Tuesday, August 01, 2006

'The other superpower'

Dan Gillerman is the Israel’s Ambassador to the UN who has made his account of the “Qana massacre” - in which an airstike by Israeli forces buried alive innocent civilians and children while they slept - this manner: “When you sleep with a missile sometimes you don’t wake up in the morning.” He was not blushing but stoic as he went on with his speech at the emergency session of the UN Security Council and made his case. “Those children may have been killed by Israeli fire, but they were the victims of Hezbollah.”

The day after, or on July 31, Mr. Gillerman appeared as guest at MSNBC’s Hardball with Chris Matthews, a political talk show. As expected, the ambassador during the interview was very eloquent in defense of his country’s cause before a cheering crowd serving as a backdrop of Mathew’s show held that night outside New York’s Rockefeller Center.

But there was something amiss with the sets: the crowd was waving American flags and Israeli flags. For what? The close-up turned out the other small placard being wagged by the happily hooting New Yorkers was in the shape of the MSNBC peacock logo - sans the distinctive peacock colors. With the blue and white hues of the logo merrily juxtaposed with the red, white and blue US flag, America looks like wholeheartedly endorsing Gillerman’s agitprop.

The images through which we are exposed to perceive people and events around us affect the way we behave or make judgment.

For example, at the turn of the last century, the yellow journalism of Randolph Heart’s Journal and Joseph Pulitzer’s World exploited the Cuban crisis and inflamed public opinion by blaming the explosion of the US battleship Maine to “Spanish mine.” The gung-ho sensationalism led to the outbreak of the Spanish-American War. The untold agenda among corporate elites however was expansionism, which they thought would translate to overseas market.

Post-WW I, the mood was different: keep America out of future wars. A series of books about the so-called merchants of death were published and congressional investigations conducted about the activities and lobbying of Big Business for American intervention in the world war to protect banking and corporate interests in loans and weapon sales to England and France. The publications and inquiries descended the public mind. Thus, the initial response in America to developments leading to the Axis of Germany, Italy and Japan in the run-up to WW II was revulsion to yet another war. FDR, owing to anti-war sentiment, at first only urged negotiation to handle growing Hitlerism or did little against the Japanese aggression in China. Also, bowing to anti-Semitism, a joint bill in 1939 to admit on humanitarian grounds German refugees, mostly Jewish children, was opposed overwhelmingly by the Americans.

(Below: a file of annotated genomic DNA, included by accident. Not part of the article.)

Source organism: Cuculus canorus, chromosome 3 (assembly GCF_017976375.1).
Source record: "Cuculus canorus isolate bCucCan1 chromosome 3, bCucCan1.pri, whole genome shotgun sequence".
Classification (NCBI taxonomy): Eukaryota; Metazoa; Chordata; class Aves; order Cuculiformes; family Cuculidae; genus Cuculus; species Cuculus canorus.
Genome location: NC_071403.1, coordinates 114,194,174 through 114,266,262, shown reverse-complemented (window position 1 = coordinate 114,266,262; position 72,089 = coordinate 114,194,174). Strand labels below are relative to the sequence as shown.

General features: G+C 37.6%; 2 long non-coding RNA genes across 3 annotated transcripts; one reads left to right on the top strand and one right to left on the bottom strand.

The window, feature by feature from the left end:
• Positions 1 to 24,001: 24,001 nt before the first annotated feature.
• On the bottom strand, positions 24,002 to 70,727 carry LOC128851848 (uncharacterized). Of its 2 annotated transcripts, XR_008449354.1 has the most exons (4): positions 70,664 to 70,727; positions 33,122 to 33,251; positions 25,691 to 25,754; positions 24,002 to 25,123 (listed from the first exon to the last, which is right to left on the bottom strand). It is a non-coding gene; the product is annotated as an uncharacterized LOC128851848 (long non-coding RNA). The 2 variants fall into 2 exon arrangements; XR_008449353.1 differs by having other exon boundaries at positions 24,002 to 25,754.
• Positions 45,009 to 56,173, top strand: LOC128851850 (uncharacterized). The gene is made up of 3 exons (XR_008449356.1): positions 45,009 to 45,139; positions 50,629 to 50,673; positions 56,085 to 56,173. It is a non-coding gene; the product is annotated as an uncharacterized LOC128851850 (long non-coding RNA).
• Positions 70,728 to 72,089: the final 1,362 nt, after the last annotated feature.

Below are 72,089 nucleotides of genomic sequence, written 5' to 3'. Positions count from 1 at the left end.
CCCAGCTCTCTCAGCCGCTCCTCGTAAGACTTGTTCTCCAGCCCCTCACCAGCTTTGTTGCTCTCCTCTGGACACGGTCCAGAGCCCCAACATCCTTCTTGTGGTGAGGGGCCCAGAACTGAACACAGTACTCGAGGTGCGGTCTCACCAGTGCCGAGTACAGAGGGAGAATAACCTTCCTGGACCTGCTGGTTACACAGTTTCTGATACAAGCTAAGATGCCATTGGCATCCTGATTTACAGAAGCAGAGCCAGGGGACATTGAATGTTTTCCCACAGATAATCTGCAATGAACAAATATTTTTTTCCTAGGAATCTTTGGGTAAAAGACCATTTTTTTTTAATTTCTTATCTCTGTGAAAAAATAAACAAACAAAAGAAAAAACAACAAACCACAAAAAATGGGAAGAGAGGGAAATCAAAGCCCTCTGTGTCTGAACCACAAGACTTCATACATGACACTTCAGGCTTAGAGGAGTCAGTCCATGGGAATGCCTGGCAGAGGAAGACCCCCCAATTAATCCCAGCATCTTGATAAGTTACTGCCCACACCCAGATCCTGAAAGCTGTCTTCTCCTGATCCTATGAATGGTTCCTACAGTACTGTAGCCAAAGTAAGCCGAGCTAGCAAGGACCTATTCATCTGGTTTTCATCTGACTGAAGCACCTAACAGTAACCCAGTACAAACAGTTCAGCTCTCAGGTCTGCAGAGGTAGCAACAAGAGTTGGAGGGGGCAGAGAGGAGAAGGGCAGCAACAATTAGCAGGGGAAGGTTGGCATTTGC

Only recently, during the last presidential election, the infamous “Swift boat” campaign ad may have changed the political behavior of some voters that affected the outcome of the closely contested election. Although quite sophisticated, the Bush propaganda may still be blatantly dirty compared to the subtlety of the mendacious images of the MSNBC logo. The images were insidiously intended to rouse public approval of the continued bombardment of Lebanon if not furtively to produce some pro-Israeli bias in America.

The art of the “power of suggestion” is continually being perfected. Were Chris Matthew, the cagey hardball-playing political pundit, and his adulating props even aware they were being used?

Award-winning novelist Arundhati Roy provides us some insight:
[I]t is almost axiomatic for thousands, possibly millions, of us that public opinion in “free market” democracies is manufactured just like any other mass market product - soap, switches, or sliced bread. We know that while, legally and constitutionally, speech may be free, the space in which that freedom can be exercised has been snatched from us and auctioned to the highest bidders.
Who are the highest bidders? Who controls the media? The public mind? Your guess is as good as mine. Google it.

What’s coming to light however is that the countervailing force to managed public opinion is the collective strength of people-powered opinion. Public outcry, not the combined force of state powers, has compelled the suspension of the Israeli bombardment of Lebanon for at least 48 hours. The lessons of the Vietnam War tell us that could be improved on.

9 Comments:

Blogger manuelbuencamino said...

I can see your point very clearly. You did a great service bringing up the subject at this time.

Even more insidious than the Chris Matthews example - John Stewart's Daily Show (I'm a fan) does not escape "news"management. A few days ago, his guest was an "expert" on Hizbollah and the middle east by the name of Bin-Meier, or something similar sounding. As the guest's name suggests, his expertise was in the negative portrayal of the enemies of Israel. John Stewart played the role of explainee as in MLQ's Explainer/explainee program. The thing is John Stewart is also a Jew. So here you have two jews talking about their common enemy and pretending they are discussing indisputable facts.